I took a sip of wine and decided to show some interest. “Which med school do you go to?” I asked.
He emptied his beer bottle, set it down, and then grinned at me. Perfect teeth, of course. “I’m taking a home-study course.”
I laughed. “You’re getting funnier.”
“Actually, NYU,” he said. He signaled the bartender for another Heineken and ordered another glass of wine for me. He stuck out his hand for me to shake. “I’m Bernie.”
Bernie? With that face? How can he be a Bernie?
“Ellie,” I said. His hand was cold from the beer bottle.
I took a long sip of wine. Someone bumped me from behind. I heard Teresa groan. A hand grabbed my shoulder. “Ellie, hey. Here you are.”
I let go of Bernie’s hand and spun around. And stared into a familiar face, its red cheeks glistening with sweat, eyes cloudy, furry eyebrows moving up and down rapidly, as if alive.
“Clay? What are you doing here?”
“Looking for you, naturally.”
Teresa stuck her face between us. “I don’t think she wants to see you.”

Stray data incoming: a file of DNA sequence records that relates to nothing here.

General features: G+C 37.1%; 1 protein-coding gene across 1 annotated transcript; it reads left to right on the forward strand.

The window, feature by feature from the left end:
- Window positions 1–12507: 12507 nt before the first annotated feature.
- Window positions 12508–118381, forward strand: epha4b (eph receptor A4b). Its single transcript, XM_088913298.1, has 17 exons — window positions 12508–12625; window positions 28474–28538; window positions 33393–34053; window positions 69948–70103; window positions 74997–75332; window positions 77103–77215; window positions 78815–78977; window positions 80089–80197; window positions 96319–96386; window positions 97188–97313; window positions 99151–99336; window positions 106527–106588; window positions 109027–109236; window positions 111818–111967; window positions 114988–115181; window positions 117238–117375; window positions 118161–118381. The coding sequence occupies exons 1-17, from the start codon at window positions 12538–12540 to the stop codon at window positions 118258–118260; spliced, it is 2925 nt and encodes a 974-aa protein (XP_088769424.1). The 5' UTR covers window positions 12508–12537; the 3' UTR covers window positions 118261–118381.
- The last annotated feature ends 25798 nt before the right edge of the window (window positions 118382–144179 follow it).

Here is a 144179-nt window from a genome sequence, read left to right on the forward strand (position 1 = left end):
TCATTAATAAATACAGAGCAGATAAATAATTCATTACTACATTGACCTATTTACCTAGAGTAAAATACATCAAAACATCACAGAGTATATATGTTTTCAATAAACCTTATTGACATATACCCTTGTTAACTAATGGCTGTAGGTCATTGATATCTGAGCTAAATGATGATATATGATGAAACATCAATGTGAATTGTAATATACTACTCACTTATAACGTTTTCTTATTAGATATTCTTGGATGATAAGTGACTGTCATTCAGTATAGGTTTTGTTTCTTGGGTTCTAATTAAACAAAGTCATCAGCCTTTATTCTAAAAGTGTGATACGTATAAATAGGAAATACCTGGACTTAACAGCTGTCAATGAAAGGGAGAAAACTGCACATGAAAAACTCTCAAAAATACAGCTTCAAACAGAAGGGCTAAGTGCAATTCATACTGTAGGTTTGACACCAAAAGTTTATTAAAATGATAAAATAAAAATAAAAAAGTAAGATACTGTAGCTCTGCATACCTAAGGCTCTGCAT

Clay blinked several times, as if clearing his head. He frowned at Teresa. “Who are you?”
He swayed a little, still holding on to my shoulder.
Clay’s friends call him Bear because—well, he looks like a bear. He’s stocky and broad-chested, with muscular arms and legs, covered with dark brown hair. He has a round, boyish face, with red cheeks you want to pinch. Wiry brown hair on his head, cut short like fur, and round gray eyes under thick brown eyebrows.
I used to think of him as a cute teddy bear, but I don’t now. After I told him I didn’t want to go out with him anymore, Clay stopped being cute.
He started calling me night and day, following me, showing up at my apartment in the middle of the night, totally wasted and strung out, sending flowers and gifts, flooding me with e-mails, begging, pleading.